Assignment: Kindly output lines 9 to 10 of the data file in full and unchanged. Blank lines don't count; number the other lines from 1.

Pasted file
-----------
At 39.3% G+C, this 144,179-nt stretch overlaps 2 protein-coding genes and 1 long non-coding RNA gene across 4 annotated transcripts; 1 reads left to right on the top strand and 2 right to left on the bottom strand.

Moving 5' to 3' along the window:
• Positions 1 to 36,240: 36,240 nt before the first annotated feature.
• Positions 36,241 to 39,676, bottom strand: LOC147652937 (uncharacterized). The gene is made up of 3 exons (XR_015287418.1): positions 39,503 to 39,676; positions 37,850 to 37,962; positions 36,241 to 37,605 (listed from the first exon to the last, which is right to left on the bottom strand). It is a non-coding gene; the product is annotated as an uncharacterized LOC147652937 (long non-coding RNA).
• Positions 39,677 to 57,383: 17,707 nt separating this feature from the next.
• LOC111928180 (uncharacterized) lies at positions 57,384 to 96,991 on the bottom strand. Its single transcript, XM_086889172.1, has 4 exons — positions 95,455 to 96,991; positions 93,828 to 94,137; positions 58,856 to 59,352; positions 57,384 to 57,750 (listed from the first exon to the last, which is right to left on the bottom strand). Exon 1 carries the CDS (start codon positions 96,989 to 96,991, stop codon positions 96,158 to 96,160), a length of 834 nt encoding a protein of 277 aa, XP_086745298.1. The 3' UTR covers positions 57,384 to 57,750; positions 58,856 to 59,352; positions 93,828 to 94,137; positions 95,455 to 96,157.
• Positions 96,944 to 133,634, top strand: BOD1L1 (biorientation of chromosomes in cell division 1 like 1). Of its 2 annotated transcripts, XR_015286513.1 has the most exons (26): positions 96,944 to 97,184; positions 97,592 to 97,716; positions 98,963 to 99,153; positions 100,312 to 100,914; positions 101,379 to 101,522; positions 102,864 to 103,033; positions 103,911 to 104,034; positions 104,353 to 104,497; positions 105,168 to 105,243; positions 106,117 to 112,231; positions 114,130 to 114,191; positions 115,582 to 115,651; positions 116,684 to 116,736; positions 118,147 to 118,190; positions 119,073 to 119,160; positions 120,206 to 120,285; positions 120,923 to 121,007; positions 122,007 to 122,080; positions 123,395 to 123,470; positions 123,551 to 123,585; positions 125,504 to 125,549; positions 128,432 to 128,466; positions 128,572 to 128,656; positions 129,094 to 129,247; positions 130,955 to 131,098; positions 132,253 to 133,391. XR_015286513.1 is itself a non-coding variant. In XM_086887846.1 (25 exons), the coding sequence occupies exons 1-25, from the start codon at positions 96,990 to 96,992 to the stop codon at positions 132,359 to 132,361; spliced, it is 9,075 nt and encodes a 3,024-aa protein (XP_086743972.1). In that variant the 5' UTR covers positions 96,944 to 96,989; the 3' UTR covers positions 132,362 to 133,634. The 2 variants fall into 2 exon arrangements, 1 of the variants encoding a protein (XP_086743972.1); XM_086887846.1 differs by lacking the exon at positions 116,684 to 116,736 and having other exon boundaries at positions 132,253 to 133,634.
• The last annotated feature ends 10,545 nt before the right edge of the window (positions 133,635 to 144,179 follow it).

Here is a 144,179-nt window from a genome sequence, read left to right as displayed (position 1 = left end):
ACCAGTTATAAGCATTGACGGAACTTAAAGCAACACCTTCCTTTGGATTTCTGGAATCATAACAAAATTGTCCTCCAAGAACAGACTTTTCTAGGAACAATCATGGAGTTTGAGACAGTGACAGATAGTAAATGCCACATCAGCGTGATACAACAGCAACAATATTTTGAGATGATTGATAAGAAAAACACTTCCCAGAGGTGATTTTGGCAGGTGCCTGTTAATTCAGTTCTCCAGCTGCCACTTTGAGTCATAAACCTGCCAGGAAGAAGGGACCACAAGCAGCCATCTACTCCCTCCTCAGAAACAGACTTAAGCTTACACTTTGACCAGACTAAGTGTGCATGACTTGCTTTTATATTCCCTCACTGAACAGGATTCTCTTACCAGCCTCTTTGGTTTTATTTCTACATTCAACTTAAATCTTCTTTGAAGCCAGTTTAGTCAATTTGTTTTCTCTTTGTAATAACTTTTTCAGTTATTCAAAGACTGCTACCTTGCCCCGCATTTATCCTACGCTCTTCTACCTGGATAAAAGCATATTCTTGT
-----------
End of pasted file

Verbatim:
Here is a 144,179-nt window from a genome sequence, read left to right as displayed (position 1 = left end):
ACCAGTTATAAGCATTGACGGAACTTAAAGCAACACCTTCCTTTGGATTTCTGGAATCATAACAAAATTGTCCTCCAAGAACAGACTTTTCTAGGAACAATCATGGAGTTTGAGACAGTGACAGATAGTAAATGCCACATCAGCGTGATACAACAGCAACAATATTTTGAGATGATTGATAAGAAAAACACTTCCCAGAGGTGATTTTGGCAGGTGCCTGTTAATTCAGTTCTCCAGCTGCCACTTTGAGTCATAAACCTGCCAGGAAGAAGGGACCACAAGCAGCCATCTACTCCCTCCTCAGAAACAGACTTAAGCTTACACTTTGACCAGACTAAGTGTGCATGACTTGCTTTTATATTCCCTCACTGAACAGGATTCTCTTACCAGCCTCTTTGGTTTTATTTCTACATTCAACTTAAATCTTCTTTGAAGCCAGTTTAGTCAATTTGTTTTCTCTTTGTAATAACTTTTTCAGTTATTCAAAGACTGCTACCTTGCCCCGCATTTATCCTACGCTCTTCTACCTGGATAAAAGCATATTCTTGT